You’ve mastered flying with a baby. But air travel with a one- or two-year-old—sorry to say—is actually much harder: Squirmy toddlers take up more lap space, and you can’t always lull them off to dreamland with a boob or bottle.
Sarah Price knows first-hand that flights with an energetic toddler can be trying. The mom of two lives in Iqaluit, a community that can only be reached by plane. “If we want to go anywhere, even just Walmart, it starts with a three-hour flight,” she says. Her one-and-a-half-year-old daughter screams, kicks and wiggles, even though she’s a frequent flyer. Like many parents, Price’s go-to is the family iPad. “It’s the one thing I can’t live without when flying,” she says. Here are a few more travel strategies for your next trip.
Before you go
Former flight attendant Francine Jackson* encountered her fair share of toddlers after seven years on the job. One of her pro tips: If it’s a longer flight, avoid overlapping the flight with your tot’s naptime, and try to book an overnighter or post-bedtime flight instead. “I know that sounds terrifying,” says the Toronto mom of two. “They may fuss a little more than usual at first, but eventually they’ll be so tired they’ll fall asleep.” Corinne McDermott, founder of the website Have Baby Will Travel and also a mom of two, recommends selecting the seats closest to the washroom (and change table). Pack an extra T-shirt and hand wipes for yourself in case of a mishap. You can bring milk, formula or juice through security if your tot is under the age of two, but the Canadian Air Transport Security Authority suggests using a bag of frozen veggies to keep liquids cool (instead of ice or gel packs, which face restrictions). You can also refill a sippy cup with water after you’re through security. Consider boarding the plane last instead of first to shorten the amount of time you’re stuck in the seats with an antsy kid, and let your child stretch her legs at the gate before boarding.
On the plane
Keep your toddler busy by thinking of your flight in increments. Every half-hour, introduce a new activity, Jackson suggests. (This can include snacks.) “It breaks up the flight, and it feels like time is going faster,” she says. If your child has the attention span, a tablet or DVD player (with kid-appropriate headphones) can be a lifesaver. McDermott is a believer in relaxing your usual screen-time rules. “The kids will see it as a treat,” she says. However, it’s best to pull out the tech last, once you’ve exhausted other “old-school” options, like books, colouring activities and sticker pads. Inexpensive dollar-store finds make great distractions (it’s not a big deal if they get lost or broken). Put each activity into a zip-lock bag to keep things organized, or attach toys to a set of stroller links so you’re not constantly fishing under the seats. For an extra element of fun, Jackson suggests gift-wrapping each new toy. Avoid round objects that roll off the tray table (choose triangular crayons instead of regular ones).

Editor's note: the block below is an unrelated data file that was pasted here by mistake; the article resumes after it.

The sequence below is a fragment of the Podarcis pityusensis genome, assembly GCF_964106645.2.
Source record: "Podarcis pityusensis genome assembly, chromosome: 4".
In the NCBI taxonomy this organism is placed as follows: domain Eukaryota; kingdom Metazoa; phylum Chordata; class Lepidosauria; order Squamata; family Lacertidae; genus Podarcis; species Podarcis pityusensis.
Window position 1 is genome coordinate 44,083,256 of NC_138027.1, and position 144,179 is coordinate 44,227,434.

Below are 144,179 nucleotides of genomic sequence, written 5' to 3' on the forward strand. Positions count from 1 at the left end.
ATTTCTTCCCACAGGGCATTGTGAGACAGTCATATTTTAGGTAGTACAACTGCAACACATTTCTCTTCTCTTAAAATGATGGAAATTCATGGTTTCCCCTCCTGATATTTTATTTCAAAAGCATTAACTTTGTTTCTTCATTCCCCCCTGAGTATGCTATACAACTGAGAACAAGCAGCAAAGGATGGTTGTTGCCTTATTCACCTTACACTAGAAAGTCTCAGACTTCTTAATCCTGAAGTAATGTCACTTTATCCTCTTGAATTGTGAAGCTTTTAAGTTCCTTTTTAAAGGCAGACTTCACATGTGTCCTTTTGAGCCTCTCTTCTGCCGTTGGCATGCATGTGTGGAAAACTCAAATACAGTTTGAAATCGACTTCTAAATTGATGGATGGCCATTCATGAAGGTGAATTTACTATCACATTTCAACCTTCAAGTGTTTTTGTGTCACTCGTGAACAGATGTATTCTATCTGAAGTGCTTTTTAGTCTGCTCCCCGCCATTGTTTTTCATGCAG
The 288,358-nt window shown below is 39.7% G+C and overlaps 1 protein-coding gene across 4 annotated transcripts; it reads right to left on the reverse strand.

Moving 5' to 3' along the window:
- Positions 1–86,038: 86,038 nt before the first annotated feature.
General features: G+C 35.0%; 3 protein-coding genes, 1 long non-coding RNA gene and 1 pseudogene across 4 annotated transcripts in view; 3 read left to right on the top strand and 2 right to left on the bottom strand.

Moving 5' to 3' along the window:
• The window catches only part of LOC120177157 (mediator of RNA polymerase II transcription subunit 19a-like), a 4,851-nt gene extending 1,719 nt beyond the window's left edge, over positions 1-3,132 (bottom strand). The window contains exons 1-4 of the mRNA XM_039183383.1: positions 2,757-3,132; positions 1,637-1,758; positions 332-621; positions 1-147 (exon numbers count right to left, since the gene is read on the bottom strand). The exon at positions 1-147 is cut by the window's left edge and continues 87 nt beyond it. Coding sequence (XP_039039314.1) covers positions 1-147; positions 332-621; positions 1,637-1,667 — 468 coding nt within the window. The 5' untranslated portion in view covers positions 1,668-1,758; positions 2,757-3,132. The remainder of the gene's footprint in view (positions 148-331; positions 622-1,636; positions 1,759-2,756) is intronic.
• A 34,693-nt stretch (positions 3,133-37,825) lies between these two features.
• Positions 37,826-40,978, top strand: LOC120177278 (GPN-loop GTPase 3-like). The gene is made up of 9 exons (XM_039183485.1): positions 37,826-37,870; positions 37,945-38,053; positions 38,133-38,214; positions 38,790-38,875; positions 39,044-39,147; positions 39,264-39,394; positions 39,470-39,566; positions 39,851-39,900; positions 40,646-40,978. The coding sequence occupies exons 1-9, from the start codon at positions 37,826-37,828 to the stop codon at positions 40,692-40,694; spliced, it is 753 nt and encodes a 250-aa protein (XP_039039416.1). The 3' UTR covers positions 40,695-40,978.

The best time to go for a walk is after the flight attendants have finished their rounds with the service cart, says McDermott. Make funny faces in the bathroom mirror or let your little one totter down the aisles. This burns off energy, and befriending fellow passengers could build goodwill in case of a tantrum later.
McDermott tells parents to “hope for the best, but prepare for the worst.” If an epic meltdown does happen, keep your cool and try to breathe. “Throw people an apologetic smile before returning your attention to your kid,” she says. “That may placate the bigger grumps.”
*Name has been changed
Kids under two are allowed to sit on a parent’s lap for a small fee (usually just the airfare taxes), but Transport Canada experts actually recommend using a car seat for infants and toddlers. This requires buying an additional plane ticket (yikes), but there are a few advantages: it’s safer, your kid is contained, and your hands are left free. Check with your airline for policies (and bring the installation manual just in case).
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